AEA White Wing

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AEA White Wing
Role Early experimental aircraft
Manufacturer Aerial Experimental Association
Designer Frederick W. Baldwin
First flight May 18, 1908
Status Destroyed in crash
Primary user Aerial Experiment Association
Produced 1908
Number built 1

The White Wing (or Aerodrome #2) was an early US aircraft designed by Frederick W. Baldwin and built by the Aerial Experiment Association in 1908. Unusual for aircraft of its day, it featured a wheeled undercarriage. The wings were equipped with ailerons controlled by a harness worn around the pilot's body; leaning in one direction would cause the aircraft to bank to follow.

First piloted by Baldwin himself on May 18 and the aircraft flew very well. White Wing was then piloted by Lt Thomas Selfridge at Hammondsport, NY on May 19 (becoming the first US Army officer to fly an airplane)[1] and then Glenn Curtiss made a flight of 1,017 ft (310 m) in it on May 21. On May 23, it crashed during a landing by John McCurdy and was damaged beyond repair.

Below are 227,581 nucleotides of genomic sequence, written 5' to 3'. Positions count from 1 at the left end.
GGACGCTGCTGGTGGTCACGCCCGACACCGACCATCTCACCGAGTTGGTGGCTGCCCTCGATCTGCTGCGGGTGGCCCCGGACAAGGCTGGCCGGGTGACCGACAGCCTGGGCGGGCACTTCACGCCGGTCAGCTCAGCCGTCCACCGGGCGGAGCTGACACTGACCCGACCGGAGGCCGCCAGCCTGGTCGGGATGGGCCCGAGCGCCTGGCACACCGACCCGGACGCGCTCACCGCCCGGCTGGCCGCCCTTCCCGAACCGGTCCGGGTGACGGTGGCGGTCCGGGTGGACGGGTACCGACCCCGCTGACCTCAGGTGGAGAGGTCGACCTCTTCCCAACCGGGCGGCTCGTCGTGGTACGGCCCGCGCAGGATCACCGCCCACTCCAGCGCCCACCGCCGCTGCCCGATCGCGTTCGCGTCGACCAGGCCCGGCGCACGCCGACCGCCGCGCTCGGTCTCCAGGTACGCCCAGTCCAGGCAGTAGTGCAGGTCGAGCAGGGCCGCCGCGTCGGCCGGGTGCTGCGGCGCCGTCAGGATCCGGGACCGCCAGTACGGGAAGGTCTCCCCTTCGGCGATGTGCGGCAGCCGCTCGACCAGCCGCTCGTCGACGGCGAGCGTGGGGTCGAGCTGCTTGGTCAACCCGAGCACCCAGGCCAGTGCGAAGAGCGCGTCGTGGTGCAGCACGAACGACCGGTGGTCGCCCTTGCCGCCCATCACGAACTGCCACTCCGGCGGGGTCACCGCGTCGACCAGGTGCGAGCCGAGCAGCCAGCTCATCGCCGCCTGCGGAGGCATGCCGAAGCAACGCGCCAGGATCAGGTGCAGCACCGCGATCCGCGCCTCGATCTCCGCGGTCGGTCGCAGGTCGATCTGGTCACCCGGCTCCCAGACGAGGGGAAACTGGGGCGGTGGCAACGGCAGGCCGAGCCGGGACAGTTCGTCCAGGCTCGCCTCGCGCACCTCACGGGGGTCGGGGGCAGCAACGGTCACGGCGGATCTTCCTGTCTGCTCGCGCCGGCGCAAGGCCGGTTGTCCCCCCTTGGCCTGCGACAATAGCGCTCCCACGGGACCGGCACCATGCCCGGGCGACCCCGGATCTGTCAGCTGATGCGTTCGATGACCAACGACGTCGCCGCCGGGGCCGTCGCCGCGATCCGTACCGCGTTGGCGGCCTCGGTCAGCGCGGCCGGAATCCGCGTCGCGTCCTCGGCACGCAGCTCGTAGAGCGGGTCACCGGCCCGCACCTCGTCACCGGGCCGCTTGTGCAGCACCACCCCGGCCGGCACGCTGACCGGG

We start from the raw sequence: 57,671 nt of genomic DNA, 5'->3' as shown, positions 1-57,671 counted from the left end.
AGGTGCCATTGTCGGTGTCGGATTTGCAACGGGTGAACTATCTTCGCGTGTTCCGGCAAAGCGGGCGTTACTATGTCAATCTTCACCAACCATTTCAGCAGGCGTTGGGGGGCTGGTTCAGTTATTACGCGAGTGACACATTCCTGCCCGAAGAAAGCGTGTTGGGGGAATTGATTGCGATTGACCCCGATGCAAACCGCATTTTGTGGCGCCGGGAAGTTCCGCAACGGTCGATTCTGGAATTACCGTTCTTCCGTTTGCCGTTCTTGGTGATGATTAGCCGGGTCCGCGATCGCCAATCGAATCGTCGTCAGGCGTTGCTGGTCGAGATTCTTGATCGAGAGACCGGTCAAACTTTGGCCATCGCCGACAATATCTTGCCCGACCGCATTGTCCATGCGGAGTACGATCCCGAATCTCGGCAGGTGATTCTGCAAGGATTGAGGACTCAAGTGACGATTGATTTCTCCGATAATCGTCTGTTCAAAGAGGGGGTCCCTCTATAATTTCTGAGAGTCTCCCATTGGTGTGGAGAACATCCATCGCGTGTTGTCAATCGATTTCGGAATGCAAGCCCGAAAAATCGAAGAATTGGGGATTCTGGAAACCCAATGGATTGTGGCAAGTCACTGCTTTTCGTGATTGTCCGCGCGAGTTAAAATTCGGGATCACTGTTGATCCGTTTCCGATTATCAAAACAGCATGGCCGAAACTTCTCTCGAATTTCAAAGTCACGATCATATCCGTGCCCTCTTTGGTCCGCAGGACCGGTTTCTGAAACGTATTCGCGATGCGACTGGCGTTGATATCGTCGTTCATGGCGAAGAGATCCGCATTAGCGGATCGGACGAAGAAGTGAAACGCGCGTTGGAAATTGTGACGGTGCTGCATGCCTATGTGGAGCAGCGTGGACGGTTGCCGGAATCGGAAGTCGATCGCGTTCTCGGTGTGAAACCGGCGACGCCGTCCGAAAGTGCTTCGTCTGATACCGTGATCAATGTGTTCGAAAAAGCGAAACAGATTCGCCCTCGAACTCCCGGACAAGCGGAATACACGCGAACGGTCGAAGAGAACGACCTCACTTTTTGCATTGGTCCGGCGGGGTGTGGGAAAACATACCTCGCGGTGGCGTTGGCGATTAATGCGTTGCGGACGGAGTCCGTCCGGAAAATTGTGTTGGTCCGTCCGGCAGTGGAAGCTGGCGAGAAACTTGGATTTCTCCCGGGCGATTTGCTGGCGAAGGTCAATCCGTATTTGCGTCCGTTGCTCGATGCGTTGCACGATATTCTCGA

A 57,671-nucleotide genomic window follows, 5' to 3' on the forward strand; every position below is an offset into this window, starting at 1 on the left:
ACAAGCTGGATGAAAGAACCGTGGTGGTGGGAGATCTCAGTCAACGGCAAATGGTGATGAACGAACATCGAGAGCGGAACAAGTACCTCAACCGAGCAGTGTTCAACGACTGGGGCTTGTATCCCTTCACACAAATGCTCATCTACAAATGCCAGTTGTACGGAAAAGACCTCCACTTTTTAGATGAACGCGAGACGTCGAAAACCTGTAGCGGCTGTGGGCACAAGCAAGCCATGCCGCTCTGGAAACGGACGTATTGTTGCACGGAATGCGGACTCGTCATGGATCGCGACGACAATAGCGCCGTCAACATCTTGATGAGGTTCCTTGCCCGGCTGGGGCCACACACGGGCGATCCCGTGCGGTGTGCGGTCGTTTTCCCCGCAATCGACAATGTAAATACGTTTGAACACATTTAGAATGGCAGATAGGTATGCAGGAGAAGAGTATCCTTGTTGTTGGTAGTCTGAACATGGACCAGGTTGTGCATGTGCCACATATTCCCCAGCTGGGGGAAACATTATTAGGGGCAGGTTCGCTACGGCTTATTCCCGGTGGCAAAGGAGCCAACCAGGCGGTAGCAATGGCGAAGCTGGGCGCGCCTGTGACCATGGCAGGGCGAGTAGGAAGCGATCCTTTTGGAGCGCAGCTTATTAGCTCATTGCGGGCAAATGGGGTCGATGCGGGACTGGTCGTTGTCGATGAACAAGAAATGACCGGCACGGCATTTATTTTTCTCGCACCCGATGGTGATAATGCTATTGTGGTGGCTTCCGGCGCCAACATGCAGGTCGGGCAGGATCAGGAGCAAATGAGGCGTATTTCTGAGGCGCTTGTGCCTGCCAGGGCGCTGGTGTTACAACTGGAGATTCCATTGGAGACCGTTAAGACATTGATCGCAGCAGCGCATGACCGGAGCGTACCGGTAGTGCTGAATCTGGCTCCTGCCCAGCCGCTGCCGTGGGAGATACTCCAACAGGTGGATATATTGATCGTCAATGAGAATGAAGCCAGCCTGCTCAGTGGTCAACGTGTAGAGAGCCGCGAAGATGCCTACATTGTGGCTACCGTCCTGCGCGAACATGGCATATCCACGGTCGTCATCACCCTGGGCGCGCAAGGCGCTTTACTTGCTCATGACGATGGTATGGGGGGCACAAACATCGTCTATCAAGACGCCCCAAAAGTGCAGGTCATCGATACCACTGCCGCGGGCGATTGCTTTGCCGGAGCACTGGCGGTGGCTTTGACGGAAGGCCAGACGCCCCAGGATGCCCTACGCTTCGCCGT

Specifications (White Wing)[edit]

Data from [2]

General characteristics

  • Length: 26 ft 3 in (8.00 m)
  • Wingspan: 43 ft 3 in (13.18 m)
  • Powerplant: 1 × Curtiss B-8 V-8 air-cooled piston engine, 40 hp (30 kW)

Performance

  • Range: 0 mi (0 nmi; 0 km) 1,000ft

References[edit]

Notes
  1. ^ "Lt. Thomas Etholen Selfridge ." US Air Force. Retrieved: February 24, 2012. Archived October 22, 2012 at the Wayback Machine
  2. ^ Eckland, K.O. "Aircraft Ab - Ak". aerofiles.com, May 2, 2009. Retrieved: January 26, 2012. Archived December 5, 2012 at the Wayback Machine
Bibliography
  • Phillips, Alan (1977). Into the 20th Century, 1900. Natural Science of Canada. ISBN 978-0-919644-22-9. 

External links[edit]

See also[edit]

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